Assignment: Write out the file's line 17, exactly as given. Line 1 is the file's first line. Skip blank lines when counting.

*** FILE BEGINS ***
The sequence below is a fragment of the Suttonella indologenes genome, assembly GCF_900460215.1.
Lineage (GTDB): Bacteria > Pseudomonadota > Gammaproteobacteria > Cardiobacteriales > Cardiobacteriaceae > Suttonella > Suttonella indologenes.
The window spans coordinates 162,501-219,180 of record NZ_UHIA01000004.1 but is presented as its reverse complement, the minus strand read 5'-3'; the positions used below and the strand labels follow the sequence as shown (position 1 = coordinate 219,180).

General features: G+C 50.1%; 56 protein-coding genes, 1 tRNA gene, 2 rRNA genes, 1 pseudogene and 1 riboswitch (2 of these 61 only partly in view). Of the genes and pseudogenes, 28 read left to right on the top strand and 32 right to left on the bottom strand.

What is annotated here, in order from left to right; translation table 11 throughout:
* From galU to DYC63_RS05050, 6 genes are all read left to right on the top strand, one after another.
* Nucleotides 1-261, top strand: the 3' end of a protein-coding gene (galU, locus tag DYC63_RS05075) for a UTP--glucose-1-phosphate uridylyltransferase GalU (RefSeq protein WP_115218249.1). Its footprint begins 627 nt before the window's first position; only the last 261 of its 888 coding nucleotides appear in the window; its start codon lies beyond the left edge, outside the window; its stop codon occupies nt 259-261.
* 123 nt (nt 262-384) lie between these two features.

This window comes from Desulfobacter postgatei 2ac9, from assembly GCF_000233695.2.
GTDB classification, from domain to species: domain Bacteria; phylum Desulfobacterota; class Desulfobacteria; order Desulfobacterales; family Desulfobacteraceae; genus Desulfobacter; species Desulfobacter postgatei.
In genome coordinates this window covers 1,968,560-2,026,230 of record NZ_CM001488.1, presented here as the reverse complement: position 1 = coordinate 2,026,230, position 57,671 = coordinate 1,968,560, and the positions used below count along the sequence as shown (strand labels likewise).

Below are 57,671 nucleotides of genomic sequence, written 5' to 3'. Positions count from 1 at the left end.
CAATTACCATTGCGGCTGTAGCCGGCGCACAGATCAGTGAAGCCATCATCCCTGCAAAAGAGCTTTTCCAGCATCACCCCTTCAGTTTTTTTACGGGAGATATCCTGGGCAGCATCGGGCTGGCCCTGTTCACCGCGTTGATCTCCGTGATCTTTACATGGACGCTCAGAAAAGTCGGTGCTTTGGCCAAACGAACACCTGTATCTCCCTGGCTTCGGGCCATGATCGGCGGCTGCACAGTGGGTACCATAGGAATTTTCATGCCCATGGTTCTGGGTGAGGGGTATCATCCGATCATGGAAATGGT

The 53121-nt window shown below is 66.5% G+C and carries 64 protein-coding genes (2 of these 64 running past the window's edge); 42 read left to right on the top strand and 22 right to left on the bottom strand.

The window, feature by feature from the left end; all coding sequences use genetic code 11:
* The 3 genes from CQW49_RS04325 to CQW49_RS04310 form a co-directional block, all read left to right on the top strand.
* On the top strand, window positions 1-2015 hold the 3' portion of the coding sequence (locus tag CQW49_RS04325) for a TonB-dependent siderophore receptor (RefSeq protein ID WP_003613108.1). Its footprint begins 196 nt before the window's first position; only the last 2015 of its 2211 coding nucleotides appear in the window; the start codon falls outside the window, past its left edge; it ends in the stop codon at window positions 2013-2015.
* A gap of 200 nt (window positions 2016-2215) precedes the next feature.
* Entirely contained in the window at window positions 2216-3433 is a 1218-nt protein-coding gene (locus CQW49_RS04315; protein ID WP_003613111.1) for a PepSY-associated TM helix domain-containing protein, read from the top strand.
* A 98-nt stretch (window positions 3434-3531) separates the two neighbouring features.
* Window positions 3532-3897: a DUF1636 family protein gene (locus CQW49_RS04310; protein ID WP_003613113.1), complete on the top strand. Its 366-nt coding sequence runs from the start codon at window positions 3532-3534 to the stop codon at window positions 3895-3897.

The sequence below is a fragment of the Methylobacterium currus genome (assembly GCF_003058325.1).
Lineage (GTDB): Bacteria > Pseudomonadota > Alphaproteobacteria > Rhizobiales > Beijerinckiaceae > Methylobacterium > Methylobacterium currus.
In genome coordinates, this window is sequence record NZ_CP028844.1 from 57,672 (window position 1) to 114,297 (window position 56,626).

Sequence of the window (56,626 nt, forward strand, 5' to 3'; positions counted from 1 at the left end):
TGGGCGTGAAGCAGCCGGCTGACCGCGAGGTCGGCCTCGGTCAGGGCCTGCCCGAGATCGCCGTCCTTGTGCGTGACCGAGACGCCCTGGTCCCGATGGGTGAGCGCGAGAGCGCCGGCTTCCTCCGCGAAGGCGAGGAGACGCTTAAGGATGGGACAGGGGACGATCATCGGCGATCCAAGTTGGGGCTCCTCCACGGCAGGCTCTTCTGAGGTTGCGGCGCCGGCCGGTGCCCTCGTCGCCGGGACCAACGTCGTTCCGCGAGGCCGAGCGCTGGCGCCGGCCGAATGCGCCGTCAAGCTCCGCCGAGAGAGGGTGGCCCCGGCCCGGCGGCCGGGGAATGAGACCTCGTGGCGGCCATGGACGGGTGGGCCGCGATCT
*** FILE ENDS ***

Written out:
* On the top strand, window positions 1-2015 hold the 3' portion of the coding sequence (locus tag CQW49_RS04325) for a TonB-dependent siderophore receptor (RefSeq protein ID WP_003613108.1). Its footprint begins 196 nt before the window's first position; only the last 2015 of its 2211 coding nucleotides appear in the window; the start codon falls outside the window, past its left edge; it ends in the stop codon at window positions 2013-2015.